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I have been trying to find a way to incorporate something similar to Closure in Java 1.6 since I'm developing for Android.

What I want (in a perfect world) I have a class, we will call it "Item".

I then have an arrayList of these.

ArrayList<Item> items = new ArrayList<item>;

In each one of them items.get(x) I want to save a block of code that will be executed when called. This block of code needs to take place in the scope of the class housing the ArrayList items.

My only, half brained idea, would be to create the methods in the class that housed "items" and save the name of the function in each of the "item" instances, then use reflection to call those methods....

I'm pretty doubtful that this could be possible, but this is the place I will find an answer either way.

Thanks ahead of time for any help.

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1  
This isn't an answer, but you might want to have a read through Jon Skeet's article, it covers Java as well (before Java 7). –  Marvin Pinto Mar 1 '12 at 15:59

1 Answer 1

up vote 6 down vote accepted

What you need is an interface like

interface Closure{
    public void exec();
}

and create an anonymous class for each "closure" code you want

Closure closure = new Closure() {
    public void exec(){
        // code here
    }
}
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hmmm, I'm trying to see how this will work, I think I'm being a little slow though. So in my Items class I would define the anonymous class? Wouldn't that limit the scope to only that Item instance? –  JoeyG Mar 1 '12 at 16:12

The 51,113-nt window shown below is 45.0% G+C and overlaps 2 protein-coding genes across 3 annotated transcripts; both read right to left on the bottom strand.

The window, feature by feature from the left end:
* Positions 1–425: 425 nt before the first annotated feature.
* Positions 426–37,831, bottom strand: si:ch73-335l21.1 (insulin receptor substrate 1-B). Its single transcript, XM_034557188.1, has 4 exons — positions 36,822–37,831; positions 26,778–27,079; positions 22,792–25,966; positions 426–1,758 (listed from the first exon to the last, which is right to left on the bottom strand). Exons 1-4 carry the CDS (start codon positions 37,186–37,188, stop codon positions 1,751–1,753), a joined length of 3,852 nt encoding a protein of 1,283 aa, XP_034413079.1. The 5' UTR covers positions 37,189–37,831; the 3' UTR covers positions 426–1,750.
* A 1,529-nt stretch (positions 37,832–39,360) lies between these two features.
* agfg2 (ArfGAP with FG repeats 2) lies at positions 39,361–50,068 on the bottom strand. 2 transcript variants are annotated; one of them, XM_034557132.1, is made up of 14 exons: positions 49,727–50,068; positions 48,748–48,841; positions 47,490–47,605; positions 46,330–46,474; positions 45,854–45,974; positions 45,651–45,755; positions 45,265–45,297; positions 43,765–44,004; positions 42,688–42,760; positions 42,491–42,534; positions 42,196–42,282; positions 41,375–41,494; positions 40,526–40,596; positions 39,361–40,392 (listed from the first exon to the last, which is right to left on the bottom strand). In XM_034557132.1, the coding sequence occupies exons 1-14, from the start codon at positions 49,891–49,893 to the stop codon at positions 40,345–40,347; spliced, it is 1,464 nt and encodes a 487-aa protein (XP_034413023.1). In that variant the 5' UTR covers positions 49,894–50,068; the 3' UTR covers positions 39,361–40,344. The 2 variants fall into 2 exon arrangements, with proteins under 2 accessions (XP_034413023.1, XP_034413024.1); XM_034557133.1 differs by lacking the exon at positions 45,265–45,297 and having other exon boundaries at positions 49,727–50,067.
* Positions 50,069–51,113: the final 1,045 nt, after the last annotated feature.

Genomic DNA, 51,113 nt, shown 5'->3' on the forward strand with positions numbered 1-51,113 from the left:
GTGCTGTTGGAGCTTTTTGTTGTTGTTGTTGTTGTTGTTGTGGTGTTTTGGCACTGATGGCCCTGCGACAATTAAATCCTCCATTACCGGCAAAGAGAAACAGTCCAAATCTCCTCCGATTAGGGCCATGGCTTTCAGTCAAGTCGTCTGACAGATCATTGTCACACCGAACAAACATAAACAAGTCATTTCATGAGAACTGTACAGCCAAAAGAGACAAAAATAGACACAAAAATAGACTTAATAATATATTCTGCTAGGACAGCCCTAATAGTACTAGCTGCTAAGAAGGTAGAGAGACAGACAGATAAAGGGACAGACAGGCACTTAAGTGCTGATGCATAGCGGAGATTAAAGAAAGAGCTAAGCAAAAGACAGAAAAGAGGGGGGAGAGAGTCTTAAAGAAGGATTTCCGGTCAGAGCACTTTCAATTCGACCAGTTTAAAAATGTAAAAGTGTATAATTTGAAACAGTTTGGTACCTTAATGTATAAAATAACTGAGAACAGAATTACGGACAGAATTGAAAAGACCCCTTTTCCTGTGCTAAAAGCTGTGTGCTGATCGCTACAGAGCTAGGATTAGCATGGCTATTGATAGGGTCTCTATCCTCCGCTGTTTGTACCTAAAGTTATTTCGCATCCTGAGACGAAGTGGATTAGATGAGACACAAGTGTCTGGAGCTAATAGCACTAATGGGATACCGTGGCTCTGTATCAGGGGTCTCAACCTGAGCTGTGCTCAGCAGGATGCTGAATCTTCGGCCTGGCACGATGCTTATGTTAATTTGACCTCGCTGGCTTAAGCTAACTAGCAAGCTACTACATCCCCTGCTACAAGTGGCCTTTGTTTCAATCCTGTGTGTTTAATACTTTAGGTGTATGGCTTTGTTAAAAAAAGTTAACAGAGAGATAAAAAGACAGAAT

um, if you want to define the anonymous class in Item, then you can change exec signature to accept inputs and call exec with whatever you want to pass. –  Chikei Mar 1 '12 at 16:31
    
Well there is the problem for me, I want these blocks of code to be able to access the variables that are in the class that houses the array List. So I would need the code to be called defined in that housing class, but saved in the item class. I feel like I am asking too much. haha –  JoeyG Mar 1 '12 at 20:51
    
That should do the work, isn't it ? –  Chikei Mar 2 '12 at 2:34
    
Alright, I got a chance to work on this again and it works. I set up the Interface in it's own file. Added a variable of interface "Closure" and added it to the constructor method. When creating the Item instance, I just use new Closure(){ @Override public void exec(){}} in the constructor and it works perfectly. Thanks for your help! –  JoeyG Mar 6 '12 at 22:47

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